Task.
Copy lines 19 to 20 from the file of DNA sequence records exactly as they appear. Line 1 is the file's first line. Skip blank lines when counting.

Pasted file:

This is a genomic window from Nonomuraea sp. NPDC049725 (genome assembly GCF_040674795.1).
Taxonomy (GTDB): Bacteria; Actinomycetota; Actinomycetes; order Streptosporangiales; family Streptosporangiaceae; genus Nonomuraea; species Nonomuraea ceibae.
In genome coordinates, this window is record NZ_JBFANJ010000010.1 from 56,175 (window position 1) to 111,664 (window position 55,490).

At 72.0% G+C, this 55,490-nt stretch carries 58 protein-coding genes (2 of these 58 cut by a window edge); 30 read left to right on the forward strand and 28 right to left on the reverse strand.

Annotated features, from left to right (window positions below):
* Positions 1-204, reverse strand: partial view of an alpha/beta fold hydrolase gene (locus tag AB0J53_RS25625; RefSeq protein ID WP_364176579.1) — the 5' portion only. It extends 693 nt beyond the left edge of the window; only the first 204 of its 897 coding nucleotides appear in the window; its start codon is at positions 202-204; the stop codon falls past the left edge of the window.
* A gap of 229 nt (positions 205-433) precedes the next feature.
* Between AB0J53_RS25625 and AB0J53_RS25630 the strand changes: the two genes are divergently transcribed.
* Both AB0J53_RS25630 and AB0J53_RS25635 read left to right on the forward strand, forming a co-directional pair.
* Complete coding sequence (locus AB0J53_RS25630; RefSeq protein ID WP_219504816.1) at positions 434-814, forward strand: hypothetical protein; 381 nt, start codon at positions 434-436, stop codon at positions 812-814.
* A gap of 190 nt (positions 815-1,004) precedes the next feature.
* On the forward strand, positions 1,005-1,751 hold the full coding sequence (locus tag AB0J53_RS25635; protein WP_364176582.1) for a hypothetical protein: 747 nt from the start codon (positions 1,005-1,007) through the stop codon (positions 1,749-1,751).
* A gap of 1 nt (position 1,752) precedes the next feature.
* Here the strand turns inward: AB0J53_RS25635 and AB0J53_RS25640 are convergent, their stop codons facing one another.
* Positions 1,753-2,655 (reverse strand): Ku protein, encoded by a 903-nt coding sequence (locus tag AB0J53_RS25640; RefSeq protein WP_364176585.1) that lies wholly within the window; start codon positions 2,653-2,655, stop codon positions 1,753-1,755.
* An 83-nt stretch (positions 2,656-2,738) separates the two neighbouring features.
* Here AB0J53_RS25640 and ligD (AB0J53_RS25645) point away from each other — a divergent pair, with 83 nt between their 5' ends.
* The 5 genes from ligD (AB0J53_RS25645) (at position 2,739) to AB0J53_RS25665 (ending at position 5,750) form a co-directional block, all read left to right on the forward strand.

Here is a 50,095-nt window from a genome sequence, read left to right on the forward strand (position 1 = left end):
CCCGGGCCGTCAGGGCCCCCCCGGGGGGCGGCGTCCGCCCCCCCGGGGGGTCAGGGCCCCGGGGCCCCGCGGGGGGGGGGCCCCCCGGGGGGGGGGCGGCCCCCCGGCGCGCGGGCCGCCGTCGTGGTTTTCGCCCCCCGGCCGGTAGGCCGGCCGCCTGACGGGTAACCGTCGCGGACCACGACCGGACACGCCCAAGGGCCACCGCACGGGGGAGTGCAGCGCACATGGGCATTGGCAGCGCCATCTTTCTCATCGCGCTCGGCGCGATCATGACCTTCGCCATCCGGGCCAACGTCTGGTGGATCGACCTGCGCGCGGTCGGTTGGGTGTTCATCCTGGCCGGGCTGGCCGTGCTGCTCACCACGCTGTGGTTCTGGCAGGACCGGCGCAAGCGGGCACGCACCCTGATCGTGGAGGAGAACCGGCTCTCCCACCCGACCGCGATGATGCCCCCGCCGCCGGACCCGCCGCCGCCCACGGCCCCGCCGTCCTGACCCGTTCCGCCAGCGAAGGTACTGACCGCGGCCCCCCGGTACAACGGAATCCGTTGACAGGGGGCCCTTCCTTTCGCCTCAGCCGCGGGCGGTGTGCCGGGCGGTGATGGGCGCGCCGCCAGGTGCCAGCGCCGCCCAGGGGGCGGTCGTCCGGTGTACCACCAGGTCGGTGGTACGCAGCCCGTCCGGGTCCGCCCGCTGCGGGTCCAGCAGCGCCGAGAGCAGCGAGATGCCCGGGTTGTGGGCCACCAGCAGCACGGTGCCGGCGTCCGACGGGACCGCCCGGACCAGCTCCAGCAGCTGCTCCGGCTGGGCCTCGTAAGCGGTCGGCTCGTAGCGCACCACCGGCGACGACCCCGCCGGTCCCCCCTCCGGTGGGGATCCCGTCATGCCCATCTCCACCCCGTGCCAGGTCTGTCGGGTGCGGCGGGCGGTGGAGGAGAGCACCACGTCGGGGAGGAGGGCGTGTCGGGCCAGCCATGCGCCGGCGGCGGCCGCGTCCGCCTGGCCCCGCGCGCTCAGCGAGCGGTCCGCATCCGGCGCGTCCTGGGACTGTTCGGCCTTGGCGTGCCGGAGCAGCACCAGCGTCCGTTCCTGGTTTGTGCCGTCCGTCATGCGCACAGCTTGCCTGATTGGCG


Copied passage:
Here is a 50,095-nt window from a genome sequence, read left to right on the forward strand (position 1 = left end):
CCCGGGCCGTCAGGGCCCCCCCGGGGGGCGGCGTCCGCCCCCCCGGGGGGTCAGGGCCCCGGGGCCCCGCGGGGGGGGGGCCCCCCGGGGGGGGGGCGGCCCCCCGGCGCGCGGGCCGCCGTCGTGGTTTTCGCCCCCCGGCCGGTAGGCCGGCCGCCTGACGGGTAACCGTCGCGGACCACGACCGGACACGCCCAAGGGCCACCGCACGGGGGAGTGCAGCGCACATGGGCATTGGCAGCGCCATCTTTCTCATCGCGCTCGGCGCGATCATGACCTTCGCCATCCGGGCCAACGTCTGGTGGATCGACCTGCGCGCGGTCGGTTGGGTGTTCATCCTGGCCGGGCTGGCCGTGCTGCTCACCACGCTGTGGTTCTGGCAGGACCGGCGCAAGCGGGCACGCACCCTGATCGTGGAGGAGAACCGGCTCTCCCACCCGACCGCGATGATGCCCCCGCCGCCGGACCCGCCGCCGCCCACGGCCCCGCCGTCCTGACCCGTTCCGCCAGCGAAGGTACTGACCGCGGCCCCCCGGTACAACGGAATCCGTTGACAGGGGGCCCTTCCTTTCGCCTCAGCCGCGGGCGGTGTGCCGGGCGGTGATGGGCGCGCCGCCAGGTGCCAGCGCCGCCCAGGGGGCGGTCGTCCGGTGTACCACCAGGTCGGTGGTACGCAGCCCGTCCGGGTCCGCCCGCTGCGGGTCCAGCAGCGCCGAGAGCAGCGAGATGCCCGGGTTGTGGGCCACCAGCAGCACGGTGCCGGCGTCCGACGGGACCGCCCGGACCAGCTCCAGCAGCTGCTCCGGCTGGGCCTCGTAAGCGGTCGGCTCGTAGCGCACCACCGGCGACGACCCCGCCGGTCCCCCCTCCGGTGGGGATCCCGTCATGCCCATCTCCACCCCGTGCCAGGTCTGTCGGGTGCGGCGGGCGGTGGAGGAGAGCACCACGTCGGGGAGGAGGGCGTGTCGGGCCAGCCATGCGCCGGCGGCGGCCGCGTCCGCCTGGCCCCGCGCGCTCAGCGAGCGGTCCGCATCCGGCGCGTCCTGGGACTGTTCGGCCTTGGCGTGCCGGAGCAGCACCAGCGTCCGTTCCTGGTTTGTGCCGTCCGTCATGCGCACAGCTTGCCTGATTGGCG